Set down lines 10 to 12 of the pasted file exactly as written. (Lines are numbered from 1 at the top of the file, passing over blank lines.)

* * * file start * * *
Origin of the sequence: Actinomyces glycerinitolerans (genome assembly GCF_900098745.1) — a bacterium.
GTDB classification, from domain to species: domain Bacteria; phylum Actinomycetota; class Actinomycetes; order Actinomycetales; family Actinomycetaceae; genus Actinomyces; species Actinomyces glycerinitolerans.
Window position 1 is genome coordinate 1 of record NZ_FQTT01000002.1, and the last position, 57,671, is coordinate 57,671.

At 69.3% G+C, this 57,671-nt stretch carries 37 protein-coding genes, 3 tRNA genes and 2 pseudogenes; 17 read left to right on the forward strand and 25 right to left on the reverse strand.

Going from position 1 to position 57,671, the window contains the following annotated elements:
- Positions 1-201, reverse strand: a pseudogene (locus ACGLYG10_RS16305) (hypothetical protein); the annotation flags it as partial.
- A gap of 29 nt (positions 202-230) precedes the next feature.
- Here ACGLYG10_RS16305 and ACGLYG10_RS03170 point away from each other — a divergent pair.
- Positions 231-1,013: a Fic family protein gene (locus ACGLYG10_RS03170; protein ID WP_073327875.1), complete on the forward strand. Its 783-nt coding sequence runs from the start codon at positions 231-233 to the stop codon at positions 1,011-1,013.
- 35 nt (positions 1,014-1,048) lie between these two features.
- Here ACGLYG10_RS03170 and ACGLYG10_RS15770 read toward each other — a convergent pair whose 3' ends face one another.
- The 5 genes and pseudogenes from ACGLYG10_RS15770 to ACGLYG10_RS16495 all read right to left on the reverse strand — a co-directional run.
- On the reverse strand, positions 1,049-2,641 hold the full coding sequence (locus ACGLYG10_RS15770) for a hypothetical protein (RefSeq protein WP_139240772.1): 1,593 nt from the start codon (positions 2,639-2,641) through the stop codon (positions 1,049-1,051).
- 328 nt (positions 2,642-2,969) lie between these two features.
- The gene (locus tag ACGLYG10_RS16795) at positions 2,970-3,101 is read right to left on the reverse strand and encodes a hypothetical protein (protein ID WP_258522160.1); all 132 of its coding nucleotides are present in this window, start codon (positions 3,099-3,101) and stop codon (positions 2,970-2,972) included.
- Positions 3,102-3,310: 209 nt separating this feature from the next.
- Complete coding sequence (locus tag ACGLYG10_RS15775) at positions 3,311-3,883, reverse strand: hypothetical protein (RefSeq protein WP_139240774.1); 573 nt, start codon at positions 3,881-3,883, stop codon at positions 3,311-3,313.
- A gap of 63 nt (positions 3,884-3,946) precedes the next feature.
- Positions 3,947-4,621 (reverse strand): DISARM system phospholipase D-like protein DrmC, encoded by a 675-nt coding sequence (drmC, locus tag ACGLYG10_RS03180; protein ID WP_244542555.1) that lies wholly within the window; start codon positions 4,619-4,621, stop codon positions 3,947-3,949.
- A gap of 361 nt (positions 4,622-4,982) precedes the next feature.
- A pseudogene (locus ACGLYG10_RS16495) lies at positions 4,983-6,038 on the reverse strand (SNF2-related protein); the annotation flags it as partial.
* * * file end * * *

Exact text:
- 35 nt (positions 1,014-1,048) lie between these two features.
- Here ACGLYG10_RS03170 and ACGLYG10_RS15770 read toward each other — a convergent pair whose 3' ends face one another.
- The 5 genes and pseudogenes from ACGLYG10_RS15770 to ACGLYG10_RS16495 all read right to left on the reverse strand — a co-directional run.